Server Templates

Server templates are a fantastic tool for any of our customers with a large infrastructure. You can apply server template to server group so that all servers added to that group can share the same configuration. If you have several servers that you would like to monitor in the same fashion, then a server template is the perfect way to accomplish this configuration quickly.

There are two ways to create a template; from scratch or from an existing server. Once you have created a template you can change the configuration whenever you like.

From an existing server

Choose the Server you want to base the template off of, and click the drop down in the Edit menu next to the server's name. At the bottom, you'll see Apply Template and Create Template. Select Create Template.

A window will open up that will let you choose your template name and which server group to place it in.

Once you click submit you will be taken to a new page; this is the server template's configuration page. To see all of the options for configuration you click the Edit button.

When you do, you will see a new window open up that lets you configure your templates, very similar to how you would configure a server.

From Scratch

The +Add button at the top of the control panel presents the Resource Catalog. Select the Template option.

Selecting Template will open a configuration window in which you name your template and choose a server group to store it under.

A new page will open that resembles a server page, but will not have the same options. For example, you will not be able to install the server agent because it is only a template, and not a server. You can add checks as you would on a server, by clicking +Add Monitoring and configuring the checks as you'd like them to be stamped out. Keep in mind, thresholds set will also be set when a template is applied to a server.

There will be no detected metrics, but you can select the checks you want to configure from the catalog. Remember that these should be basic checks, as they will be applied to multiple servers. So adding custom configuration is not recommended.

Pattern Matching

Often times naming across your infrastructure resources does not match exactly - whether it's network interfaces, disk drives/partitions, or database instances; however, they are often close enough that a simple pattern match will allow your to target your desired resource.

To help you deal with this ambiguity and minimize the amount of templates you have to manage, Panopta templates support two types of pattern matching - positive pattern matching and negative pattern matching.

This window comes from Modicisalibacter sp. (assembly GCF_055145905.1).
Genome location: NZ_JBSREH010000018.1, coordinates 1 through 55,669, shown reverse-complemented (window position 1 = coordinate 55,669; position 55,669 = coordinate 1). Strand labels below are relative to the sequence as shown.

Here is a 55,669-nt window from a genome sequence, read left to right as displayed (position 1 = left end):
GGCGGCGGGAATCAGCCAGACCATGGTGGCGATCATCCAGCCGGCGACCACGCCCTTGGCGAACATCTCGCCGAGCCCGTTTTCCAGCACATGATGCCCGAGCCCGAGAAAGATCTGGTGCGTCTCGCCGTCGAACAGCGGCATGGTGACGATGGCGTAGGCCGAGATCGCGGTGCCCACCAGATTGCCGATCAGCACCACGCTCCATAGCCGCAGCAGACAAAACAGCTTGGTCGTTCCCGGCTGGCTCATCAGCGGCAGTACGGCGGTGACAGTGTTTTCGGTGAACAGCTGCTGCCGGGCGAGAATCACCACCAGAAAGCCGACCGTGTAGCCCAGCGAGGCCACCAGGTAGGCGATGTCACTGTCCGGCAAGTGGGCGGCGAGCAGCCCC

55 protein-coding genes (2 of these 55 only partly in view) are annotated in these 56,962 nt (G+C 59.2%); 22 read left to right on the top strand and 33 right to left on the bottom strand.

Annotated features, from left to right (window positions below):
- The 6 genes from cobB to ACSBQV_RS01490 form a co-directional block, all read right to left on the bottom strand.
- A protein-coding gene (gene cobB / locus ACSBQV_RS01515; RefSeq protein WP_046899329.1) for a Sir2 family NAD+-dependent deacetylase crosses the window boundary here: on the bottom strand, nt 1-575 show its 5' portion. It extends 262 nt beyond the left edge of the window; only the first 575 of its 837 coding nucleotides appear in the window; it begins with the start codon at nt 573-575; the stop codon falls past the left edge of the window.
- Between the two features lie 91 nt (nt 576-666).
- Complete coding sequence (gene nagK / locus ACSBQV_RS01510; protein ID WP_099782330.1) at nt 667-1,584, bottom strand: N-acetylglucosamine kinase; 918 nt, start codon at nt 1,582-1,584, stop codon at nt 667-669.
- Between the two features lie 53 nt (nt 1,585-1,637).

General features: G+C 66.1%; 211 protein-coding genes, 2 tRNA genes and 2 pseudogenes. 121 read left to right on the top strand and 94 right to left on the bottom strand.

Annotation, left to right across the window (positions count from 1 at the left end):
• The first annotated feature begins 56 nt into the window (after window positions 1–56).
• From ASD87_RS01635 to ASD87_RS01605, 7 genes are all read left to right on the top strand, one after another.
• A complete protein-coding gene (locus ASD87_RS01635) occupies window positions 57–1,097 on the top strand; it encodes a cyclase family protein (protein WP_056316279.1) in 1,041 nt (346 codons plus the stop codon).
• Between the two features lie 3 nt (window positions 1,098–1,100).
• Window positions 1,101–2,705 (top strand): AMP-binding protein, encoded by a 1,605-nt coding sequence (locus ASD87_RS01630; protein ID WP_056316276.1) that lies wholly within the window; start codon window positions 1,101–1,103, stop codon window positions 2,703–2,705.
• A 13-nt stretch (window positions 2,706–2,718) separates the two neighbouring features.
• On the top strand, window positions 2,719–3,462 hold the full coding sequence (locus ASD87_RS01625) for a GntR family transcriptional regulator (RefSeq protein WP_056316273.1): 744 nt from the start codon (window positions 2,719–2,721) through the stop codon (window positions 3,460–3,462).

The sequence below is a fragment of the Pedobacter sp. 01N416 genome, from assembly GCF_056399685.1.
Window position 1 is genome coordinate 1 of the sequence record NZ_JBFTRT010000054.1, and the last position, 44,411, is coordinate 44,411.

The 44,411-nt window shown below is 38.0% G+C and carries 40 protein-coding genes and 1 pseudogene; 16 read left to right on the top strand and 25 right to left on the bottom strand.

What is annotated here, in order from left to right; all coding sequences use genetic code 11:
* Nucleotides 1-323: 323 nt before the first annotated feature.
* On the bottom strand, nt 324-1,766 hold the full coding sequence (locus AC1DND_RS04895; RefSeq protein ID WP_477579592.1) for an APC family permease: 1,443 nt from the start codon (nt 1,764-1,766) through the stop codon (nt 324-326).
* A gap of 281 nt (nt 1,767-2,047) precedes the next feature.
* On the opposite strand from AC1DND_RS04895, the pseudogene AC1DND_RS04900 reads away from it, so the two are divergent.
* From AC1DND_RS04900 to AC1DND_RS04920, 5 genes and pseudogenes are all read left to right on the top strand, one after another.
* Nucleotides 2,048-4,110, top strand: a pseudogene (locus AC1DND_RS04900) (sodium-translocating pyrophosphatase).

Note: If you're creating a template off of a server, you will still retain the ability to pick resource options from a select list (if we've discovered any)

Positive pattern matching allows your to supply alpha-numeric characters and wildcards * to match against resources. For example, if your network interfaces were eth01, eth02, and nic01, you could match just the first two with eth*. When you apply the template, only the first two interfaces would have monitoring added.

Simply select "Pattern Match" when adding a metric to a template and enter your string accordingly. Note: this only applies to metrics that have options associated with them.

Negative pattern matching is as you'd expect, the opposite. By providing a pattern of eth* would lead to only the nic01 interface to have monitoring added to it.

Continual Matching

One of the great benefits of using templates in hand with the Panopta server agent is continual discovery of new resources. Every hour, the Panopta server agent looks for new resources on the server - things such as drives/partitions, network interfaces, etc. By default, as we find these new resources, we'll run them through the metric rules you've defined in your template. If the new resources match any of the defined metric rules, we'll begin monitoring them according to your template definition.

To turn this feature off, uncheck the continual discovery option that appears in the apply template confirmation modal when applying the template to a server instance.

Dynamic Variables

You can also use dynamic variables in your templates if needed, read our article about it here.

Additional IP addresses or FQDNs

If you would like your template to be able to apply to servers with multiple IP addresses then you will want to use this field. Here you will invent your own labels for those multiple IP addresses. For example if you want this template to cover servers with both a public and a private IP address you could enter PublicIP, PrivateIP into this field. When applying a template with additional IP addresses you will be given the option to map the additional IP addresses of the template to the additional IP addresses of your server.

The Agent manifest file will also let you take advantage of this feature with Interface Mapping, to learn more about this you can see this article.

Monitoring Location

You can choose to select any monitoring location you would like for a template. This monitoring location will then over-ride the monitoring location of any server you apply it do. If you do not want this to happen select Not specified for your Primary Monitoring Location.

You can also choose to set your monitoring locations on any individual network service checks you may create for this template. This can be useful if, for example, you want to a template that does ping checks from multiple locations around the world.

Once you have created your server templates, then it is time to apply them to some servers.